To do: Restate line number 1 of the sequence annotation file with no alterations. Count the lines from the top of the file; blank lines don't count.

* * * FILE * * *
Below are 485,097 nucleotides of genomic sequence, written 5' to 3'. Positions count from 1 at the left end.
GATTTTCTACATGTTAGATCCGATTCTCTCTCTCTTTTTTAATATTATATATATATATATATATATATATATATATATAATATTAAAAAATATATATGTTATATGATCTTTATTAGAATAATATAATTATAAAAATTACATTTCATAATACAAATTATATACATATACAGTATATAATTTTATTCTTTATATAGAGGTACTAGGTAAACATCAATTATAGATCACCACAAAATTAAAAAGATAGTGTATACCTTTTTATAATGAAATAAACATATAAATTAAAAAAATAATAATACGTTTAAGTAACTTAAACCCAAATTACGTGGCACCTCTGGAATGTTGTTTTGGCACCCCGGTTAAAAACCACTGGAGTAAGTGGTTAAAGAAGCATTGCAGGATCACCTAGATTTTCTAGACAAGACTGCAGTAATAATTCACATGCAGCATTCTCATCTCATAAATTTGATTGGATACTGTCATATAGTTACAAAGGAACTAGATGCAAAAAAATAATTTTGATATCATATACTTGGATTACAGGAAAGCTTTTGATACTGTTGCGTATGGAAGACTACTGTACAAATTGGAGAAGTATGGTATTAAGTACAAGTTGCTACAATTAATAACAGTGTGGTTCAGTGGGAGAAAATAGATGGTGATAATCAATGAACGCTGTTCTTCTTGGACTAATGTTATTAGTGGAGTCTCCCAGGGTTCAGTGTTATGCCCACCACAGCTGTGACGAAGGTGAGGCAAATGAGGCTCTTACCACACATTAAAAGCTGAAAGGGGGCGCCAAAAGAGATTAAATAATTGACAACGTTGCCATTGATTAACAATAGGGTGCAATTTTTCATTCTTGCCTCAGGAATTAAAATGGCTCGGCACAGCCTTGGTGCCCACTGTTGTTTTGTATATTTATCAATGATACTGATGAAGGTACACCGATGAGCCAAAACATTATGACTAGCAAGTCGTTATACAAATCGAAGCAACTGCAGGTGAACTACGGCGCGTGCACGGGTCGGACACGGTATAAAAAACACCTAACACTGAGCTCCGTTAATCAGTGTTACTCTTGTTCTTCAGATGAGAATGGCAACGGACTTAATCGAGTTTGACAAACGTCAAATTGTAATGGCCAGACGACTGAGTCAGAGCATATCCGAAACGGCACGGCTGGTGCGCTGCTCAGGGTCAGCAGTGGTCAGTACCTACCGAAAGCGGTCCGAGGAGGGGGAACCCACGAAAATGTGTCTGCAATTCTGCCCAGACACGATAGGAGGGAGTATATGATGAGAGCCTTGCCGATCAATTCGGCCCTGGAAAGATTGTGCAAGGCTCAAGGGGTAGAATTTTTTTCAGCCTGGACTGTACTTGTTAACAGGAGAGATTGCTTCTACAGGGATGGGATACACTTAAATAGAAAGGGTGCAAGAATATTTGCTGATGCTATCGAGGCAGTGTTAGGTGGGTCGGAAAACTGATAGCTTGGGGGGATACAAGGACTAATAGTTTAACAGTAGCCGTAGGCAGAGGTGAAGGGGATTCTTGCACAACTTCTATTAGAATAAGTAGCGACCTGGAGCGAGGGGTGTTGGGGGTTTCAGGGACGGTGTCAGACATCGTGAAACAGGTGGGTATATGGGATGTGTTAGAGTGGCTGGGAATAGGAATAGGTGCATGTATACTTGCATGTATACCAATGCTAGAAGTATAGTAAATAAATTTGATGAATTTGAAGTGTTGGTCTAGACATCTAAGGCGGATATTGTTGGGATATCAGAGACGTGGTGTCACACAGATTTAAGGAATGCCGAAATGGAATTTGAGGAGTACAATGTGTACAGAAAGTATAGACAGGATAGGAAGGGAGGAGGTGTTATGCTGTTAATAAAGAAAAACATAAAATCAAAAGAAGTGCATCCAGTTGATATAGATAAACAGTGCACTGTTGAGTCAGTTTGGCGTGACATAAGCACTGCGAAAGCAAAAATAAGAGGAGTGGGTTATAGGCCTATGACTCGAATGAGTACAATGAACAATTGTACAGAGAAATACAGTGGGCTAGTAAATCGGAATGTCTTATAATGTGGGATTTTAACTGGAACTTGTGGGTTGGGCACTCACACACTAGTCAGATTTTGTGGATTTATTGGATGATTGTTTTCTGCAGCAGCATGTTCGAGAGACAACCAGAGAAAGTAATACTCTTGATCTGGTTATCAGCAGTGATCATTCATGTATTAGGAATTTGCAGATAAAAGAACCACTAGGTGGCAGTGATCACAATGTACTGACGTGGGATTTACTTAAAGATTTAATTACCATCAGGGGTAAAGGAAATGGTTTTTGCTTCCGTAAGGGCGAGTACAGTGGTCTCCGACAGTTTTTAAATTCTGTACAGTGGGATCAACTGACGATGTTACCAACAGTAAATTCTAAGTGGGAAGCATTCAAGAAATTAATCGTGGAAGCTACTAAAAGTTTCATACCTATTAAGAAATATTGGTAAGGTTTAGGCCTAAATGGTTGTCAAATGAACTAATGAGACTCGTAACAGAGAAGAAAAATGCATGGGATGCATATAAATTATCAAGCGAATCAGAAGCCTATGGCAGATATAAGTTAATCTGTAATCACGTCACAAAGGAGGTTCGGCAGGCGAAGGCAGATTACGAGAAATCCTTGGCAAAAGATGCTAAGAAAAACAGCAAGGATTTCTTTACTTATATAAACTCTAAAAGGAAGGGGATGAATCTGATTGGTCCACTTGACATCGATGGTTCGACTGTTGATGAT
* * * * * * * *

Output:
Below are 485,097 nucleotides of genomic sequence, written 5' to 3'. Positions count from 1 at the left end.